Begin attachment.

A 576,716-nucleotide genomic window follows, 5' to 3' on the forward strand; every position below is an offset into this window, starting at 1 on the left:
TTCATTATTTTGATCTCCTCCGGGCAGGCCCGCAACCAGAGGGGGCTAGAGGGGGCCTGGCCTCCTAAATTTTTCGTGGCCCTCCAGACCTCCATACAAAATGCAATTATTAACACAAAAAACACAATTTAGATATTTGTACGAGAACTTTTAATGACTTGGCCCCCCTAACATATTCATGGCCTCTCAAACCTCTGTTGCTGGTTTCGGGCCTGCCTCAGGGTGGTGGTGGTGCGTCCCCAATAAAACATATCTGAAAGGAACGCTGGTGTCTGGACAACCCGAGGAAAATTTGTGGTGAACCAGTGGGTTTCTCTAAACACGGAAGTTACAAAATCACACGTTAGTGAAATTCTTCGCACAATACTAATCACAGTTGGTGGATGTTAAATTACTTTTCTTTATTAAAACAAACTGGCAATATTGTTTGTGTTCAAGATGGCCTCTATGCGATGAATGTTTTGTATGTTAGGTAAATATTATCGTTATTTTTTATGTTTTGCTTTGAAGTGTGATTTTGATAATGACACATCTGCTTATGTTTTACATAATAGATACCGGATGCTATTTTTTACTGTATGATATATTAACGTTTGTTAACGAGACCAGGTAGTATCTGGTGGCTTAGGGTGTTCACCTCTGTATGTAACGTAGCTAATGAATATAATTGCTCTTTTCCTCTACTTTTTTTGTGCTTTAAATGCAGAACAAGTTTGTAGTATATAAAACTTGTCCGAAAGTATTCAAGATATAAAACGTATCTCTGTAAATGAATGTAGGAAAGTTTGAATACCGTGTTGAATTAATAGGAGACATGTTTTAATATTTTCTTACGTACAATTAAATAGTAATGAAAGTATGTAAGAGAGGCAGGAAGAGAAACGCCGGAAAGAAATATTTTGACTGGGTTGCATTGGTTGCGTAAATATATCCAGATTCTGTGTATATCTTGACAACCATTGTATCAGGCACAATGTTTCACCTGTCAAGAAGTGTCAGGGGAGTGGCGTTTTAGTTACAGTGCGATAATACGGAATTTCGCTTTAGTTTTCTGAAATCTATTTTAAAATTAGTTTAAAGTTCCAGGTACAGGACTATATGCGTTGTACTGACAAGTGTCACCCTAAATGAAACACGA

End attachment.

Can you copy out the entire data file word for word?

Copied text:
A 576,716-nucleotide genomic window follows, 5' to 3' on the forward strand; every position below is an offset into this window, starting at 1 on the left:
TTCATTATTTTGATCTCCTCCGGGCAGGCCCGCAACCAGAGGGGGCTAGAGGGGGCCTGGCCTCCTAAATTTTTCGTGGCCCTCCAGACCTCCATACAAAATGCAATTATTAACACAAAAAACACAATTTAGATATTTGTACGAGAACTTTTAATGACTTGGCCCCCCTAACATATTCATGGCCTCTCAAACCTCTGTTGCTGGTTTCGGGCCTGCCTCAGGGTGGTGGTGGTGCGTCCCCAATAAAACATATCTGAAAGGAACGCTGGTGTCTGGACAACCCGAGGAAAATTTGTGGTGAACCAGTGGGTTTCTCTAAACACGGAAGTTACAAAATCACACGTTAGTGAAATTCTTCGCACAATACTAATCACAGTTGGTGGATGTTAAATTACTTTTCTTTATTAAAACAAACTGGCAATATTGTTTGTGTTCAAGATGGCCTCTATGCGATGAATGTTTTGTATGTTAGGTAAATATTATCGTTATTTTTTATGTTTTGCTTTGAAGTGTGATTTTGATAATGACACATCTGCTTATGTTTTACATAATAGATACCGGATGCTATTTTTTACTGTATGATATATTAACGTTTGTTAACGAGACCAGGTAGTATCTGGTGGCTTAGGGTGTTCACCTCTGTATGTAACGTAGCTAATGAATATAATTGCTCTTTTCCTCTACTTTTTTTGTGCTTTAAATGCAGAACAAGTTTGTAGTATATAAAACTTGTCCGAAAGTATTCAAGATATAAAACGTATCTCTGTAAATGAATGTAGGAAAGTTTGAATACCGTGTTGAATTAATAGGAGACATGTTTTAATATTTTCTTACGTACAATTAAATAGTAATGAAAGTATGTAAGAGAGGCAGGAAGAGAAACGCCGGAAAGAAATATTTTGACTGGGTTGCATTGGTTGCGTAAATATATCCAGATTCTGTGTATATCTTGACAACCATTGTATCAGGCACAATGTTTCACCTGTCAAGAAGTGTCAGGGGAGTGGCGTTTTAGTTACAGTGCGATAATACGGAATTTCGCTTTAGTTTTCTGAAATCTATTTTAAAATTAGTTTAAAGTTCCAGGTACAGGACTATATGCGTTGTACTGACAAGTGTCACCCTAAATGAAACACGA